The end game is a very important aspect of playing Scrabble. If you have just a few letters left on your rack and there are none left in the draw bag, but you're currently losing the game, you still might have a chance to win if you play your cards (er… tiles) right. No matter if you're playing a casual game at home with a friend or competing against diehards in club or tournament games, the scoring process at the end provides the same results.
Now that you have your two-letter words down and have practiced your skills, it's time to move on to another important part of Scrabble gameplay—the opening move. There's a well known adage that states, “The player going first will win 54% of the time—all other things being equal."
A couple of days ago, I had some questions regarding the mighty tentacled beast of our oceans— the octopus. Actually, I was just curious as to what an octopus was, and I found the answer, which was a cephalopod mollusk in the order Octopoda.
To some, SCRABBLE is just a board game to play during family game night or during a casual get-together. Others think of SCRABBLE as a mere hobby. But with any activity, there will always be fanatics—the ones who would rather sell their soul than stop—the ones with a constant yearning for self-improvement—the merciless.
You're currently playing a heated game of Scrabble or Words with Friends. The game is close, too close for comfort. But you're not sweating because you're confident. You play a huge word that puts you in the lead, but then when your letter tiles are drawn...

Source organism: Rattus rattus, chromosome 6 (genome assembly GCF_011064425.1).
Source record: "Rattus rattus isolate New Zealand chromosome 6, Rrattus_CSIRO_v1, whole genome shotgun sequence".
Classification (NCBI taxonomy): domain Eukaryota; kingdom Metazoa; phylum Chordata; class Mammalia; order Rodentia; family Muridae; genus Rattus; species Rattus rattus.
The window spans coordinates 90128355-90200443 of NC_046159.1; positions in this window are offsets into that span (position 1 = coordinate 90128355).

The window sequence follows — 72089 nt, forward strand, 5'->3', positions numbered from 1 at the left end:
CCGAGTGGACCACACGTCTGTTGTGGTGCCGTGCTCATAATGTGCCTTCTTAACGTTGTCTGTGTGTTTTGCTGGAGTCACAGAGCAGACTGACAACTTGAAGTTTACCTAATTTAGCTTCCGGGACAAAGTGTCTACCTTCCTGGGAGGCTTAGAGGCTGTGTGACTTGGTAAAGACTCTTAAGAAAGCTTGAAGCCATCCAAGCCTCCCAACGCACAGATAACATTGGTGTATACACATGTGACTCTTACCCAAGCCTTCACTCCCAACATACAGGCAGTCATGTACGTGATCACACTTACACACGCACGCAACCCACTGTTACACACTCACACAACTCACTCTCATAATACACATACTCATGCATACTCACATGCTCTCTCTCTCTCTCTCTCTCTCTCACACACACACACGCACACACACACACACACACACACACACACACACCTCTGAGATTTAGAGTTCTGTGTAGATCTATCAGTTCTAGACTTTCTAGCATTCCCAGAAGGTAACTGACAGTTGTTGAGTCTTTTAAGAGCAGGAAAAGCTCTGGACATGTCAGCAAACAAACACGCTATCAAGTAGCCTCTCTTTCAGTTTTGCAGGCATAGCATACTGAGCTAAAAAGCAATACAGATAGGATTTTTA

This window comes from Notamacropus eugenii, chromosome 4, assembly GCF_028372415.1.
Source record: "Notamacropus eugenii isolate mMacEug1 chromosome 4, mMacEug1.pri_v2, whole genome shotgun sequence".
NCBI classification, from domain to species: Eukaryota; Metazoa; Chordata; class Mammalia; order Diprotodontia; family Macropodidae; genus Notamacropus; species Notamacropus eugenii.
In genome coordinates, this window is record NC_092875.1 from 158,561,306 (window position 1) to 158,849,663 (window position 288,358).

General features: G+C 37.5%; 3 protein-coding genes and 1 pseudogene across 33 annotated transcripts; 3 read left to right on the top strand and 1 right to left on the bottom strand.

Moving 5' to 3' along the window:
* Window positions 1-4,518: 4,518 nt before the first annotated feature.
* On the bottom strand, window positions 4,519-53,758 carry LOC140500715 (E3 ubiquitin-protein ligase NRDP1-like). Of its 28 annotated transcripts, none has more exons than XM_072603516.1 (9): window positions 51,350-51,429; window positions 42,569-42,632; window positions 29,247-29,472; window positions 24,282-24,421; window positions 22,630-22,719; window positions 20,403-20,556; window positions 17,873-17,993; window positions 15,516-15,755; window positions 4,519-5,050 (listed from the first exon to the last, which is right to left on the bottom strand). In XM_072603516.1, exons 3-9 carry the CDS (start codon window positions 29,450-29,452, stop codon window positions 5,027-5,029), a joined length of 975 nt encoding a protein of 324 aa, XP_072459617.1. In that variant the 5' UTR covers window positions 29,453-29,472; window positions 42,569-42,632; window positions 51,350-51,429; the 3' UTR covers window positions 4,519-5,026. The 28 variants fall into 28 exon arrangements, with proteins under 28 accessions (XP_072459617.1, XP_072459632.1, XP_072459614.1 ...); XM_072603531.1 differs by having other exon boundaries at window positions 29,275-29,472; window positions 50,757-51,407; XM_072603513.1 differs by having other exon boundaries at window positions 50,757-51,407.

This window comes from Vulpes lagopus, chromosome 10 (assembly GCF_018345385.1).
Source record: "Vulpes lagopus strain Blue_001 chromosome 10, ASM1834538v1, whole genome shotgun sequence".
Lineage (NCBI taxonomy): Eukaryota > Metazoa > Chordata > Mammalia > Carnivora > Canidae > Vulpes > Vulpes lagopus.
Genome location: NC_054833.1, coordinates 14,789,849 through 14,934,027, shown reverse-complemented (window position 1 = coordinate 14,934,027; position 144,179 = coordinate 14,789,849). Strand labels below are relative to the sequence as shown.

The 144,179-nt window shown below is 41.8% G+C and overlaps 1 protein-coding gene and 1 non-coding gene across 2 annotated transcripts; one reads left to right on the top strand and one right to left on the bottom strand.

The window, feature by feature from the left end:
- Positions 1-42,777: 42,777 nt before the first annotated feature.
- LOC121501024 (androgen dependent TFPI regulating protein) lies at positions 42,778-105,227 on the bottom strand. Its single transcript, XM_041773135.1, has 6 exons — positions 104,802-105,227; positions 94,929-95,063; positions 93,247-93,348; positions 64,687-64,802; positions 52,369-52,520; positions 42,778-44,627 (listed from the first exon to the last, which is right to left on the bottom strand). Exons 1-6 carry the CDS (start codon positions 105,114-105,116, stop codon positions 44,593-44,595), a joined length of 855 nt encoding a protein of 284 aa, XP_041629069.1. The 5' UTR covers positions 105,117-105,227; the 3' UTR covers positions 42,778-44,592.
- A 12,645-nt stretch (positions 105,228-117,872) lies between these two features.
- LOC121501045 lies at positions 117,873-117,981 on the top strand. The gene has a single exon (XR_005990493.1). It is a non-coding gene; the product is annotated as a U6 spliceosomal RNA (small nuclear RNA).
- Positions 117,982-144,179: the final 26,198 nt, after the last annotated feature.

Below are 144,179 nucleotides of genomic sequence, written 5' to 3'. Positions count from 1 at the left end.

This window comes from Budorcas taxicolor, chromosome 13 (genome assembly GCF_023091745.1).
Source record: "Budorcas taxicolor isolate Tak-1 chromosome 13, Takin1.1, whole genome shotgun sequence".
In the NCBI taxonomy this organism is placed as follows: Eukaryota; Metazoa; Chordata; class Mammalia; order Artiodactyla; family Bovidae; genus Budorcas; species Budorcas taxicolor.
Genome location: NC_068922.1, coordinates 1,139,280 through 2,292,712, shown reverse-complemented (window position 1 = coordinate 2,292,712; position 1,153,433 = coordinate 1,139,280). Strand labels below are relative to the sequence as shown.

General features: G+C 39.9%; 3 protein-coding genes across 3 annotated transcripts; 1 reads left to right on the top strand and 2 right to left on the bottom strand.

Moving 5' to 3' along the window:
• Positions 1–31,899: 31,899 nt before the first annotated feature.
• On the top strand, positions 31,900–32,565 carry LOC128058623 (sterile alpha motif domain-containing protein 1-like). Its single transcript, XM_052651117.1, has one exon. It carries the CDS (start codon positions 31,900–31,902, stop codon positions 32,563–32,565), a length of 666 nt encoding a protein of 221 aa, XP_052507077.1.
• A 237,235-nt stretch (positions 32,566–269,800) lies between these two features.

When you don't have anyone to play with in the flesh, nothing beats a round of competitive online Scrabble. If you're constantly on the move, the Scrabble app developed by Electronic Arts (EA) for Android and iOS mobile devices is probably your favorite way to play. But let's face it—if you love Scrabble, you probably love all types of word games, and if you're on the hunt for that next fun and challenging logological mobile game, I've got a few suggestions for you...
The holiday season is here, and if you didn't already pick up a SCRABBLE set during Black Friday or Cyber Monday, then you still have time to buy the perfect gift for your lexical-minded friend. There's sure to be deals out there over the next couple of weeks, you just need to browse the web and search store shelves for the best deal.
The 2011 Toronto International Scrabble Open (TOSI) took place last weekend, with former World Champion Adam Logan beating out all of the human competition for the $3,000 grand prize. But when it came time to take on the Quackle program in the Human vs. Computer Showdown, he lost his first two games and won the last two, ultimately losing with a measly 28-point differential of the combined total scores. But he still came out three grand happier.
Ok, so you've memorized the list of valid 2-letter words, but when challenged after playing one, can you smugly demonstrate your dominating intellect by spouting out the proper definition?
SCRABBLE. To some it's just a game, but to me it's life or death. Well, not really, but it feels that way anyway. On a normal weekend, a game becomes much like Jon Thomas' "friendly game of death Scrabble."
There's nothing better than playing a game of Scrabble, feeling the smooth wooden tiles in your hand and savoring the heavy fumes of cardboard, cheap wood and plastic as you rearrange the letters on your rack into the perfect word. You try to keep a straight face while you watch your opponent sweat, but you can't help but release that diabolical grin of self-admiration as you play the elusive triple-triple. The score's recorded and you feel sorry for your bitter rival, but then you remember y...
Everyone loves Scrabble, but not everyone knows how to play the game properly. Yes, there is a set up rules that come with each game, but who actually wants to read them? Isn't it better to learn from a more visual approach? This video will teach you the basics of gameplay.